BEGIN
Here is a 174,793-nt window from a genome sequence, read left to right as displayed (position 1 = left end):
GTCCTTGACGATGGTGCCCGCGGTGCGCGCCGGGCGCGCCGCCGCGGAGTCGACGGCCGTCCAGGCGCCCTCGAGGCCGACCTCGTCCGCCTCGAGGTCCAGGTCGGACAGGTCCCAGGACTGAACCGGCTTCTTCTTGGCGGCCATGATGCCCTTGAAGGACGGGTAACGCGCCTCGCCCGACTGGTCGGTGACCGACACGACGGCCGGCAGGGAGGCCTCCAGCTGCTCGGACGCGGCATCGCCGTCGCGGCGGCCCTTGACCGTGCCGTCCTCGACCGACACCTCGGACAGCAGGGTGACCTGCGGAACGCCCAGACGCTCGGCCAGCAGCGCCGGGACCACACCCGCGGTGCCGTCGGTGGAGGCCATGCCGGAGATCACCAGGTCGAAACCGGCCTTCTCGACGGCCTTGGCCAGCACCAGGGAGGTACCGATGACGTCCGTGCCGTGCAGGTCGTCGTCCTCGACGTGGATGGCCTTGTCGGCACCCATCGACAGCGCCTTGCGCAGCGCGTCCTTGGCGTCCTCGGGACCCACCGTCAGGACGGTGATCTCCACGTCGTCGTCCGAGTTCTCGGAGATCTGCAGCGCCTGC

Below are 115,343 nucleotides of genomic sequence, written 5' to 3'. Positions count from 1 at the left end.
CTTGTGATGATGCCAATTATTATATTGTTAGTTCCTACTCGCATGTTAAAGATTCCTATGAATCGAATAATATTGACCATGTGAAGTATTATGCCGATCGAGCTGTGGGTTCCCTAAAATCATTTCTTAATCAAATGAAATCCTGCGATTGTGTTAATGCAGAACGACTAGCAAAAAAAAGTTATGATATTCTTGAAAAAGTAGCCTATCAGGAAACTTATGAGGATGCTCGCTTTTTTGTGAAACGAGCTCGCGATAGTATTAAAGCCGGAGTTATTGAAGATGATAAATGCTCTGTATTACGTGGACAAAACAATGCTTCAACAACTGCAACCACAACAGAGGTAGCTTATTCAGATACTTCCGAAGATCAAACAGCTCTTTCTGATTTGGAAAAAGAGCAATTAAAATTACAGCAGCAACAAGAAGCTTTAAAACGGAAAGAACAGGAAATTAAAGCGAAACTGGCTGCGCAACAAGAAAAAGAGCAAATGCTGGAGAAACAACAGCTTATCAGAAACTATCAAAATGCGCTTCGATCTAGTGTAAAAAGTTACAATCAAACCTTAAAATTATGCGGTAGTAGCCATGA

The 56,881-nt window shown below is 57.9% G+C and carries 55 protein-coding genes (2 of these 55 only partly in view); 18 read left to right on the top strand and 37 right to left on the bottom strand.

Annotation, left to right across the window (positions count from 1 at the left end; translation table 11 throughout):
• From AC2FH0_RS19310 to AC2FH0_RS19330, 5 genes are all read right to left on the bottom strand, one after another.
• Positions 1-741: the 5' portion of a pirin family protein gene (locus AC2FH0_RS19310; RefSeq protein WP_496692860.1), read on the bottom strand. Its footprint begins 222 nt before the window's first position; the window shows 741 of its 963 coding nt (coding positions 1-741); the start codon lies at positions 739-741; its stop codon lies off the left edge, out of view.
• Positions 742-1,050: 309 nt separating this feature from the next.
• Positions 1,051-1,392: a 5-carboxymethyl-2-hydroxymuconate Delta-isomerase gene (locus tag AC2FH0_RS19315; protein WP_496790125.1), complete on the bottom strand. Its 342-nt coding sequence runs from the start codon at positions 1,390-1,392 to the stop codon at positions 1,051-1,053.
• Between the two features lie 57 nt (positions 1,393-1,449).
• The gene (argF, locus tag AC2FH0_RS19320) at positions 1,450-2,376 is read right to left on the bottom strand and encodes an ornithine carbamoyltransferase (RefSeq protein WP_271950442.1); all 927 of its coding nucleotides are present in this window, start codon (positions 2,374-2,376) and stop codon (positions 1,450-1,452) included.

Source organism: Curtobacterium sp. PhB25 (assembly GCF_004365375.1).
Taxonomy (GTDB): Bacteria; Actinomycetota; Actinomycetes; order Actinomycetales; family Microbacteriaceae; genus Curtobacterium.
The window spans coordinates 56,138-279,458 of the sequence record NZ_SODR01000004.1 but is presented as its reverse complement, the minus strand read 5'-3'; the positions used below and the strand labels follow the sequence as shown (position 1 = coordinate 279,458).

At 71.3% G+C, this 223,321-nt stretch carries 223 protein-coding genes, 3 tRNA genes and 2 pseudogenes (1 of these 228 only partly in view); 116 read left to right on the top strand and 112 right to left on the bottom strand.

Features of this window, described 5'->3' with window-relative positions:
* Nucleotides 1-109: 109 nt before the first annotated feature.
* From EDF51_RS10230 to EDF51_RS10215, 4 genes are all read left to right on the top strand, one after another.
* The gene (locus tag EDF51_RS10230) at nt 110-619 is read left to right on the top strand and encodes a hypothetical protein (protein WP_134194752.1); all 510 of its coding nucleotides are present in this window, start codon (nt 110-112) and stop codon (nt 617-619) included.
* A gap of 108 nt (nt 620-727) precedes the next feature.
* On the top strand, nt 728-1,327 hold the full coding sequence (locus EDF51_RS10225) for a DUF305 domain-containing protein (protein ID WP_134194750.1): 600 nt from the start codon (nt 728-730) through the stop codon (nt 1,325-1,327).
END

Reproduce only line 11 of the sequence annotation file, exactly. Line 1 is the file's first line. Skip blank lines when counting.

• Between the two features lie 57 nt (positions 1,393-1,449).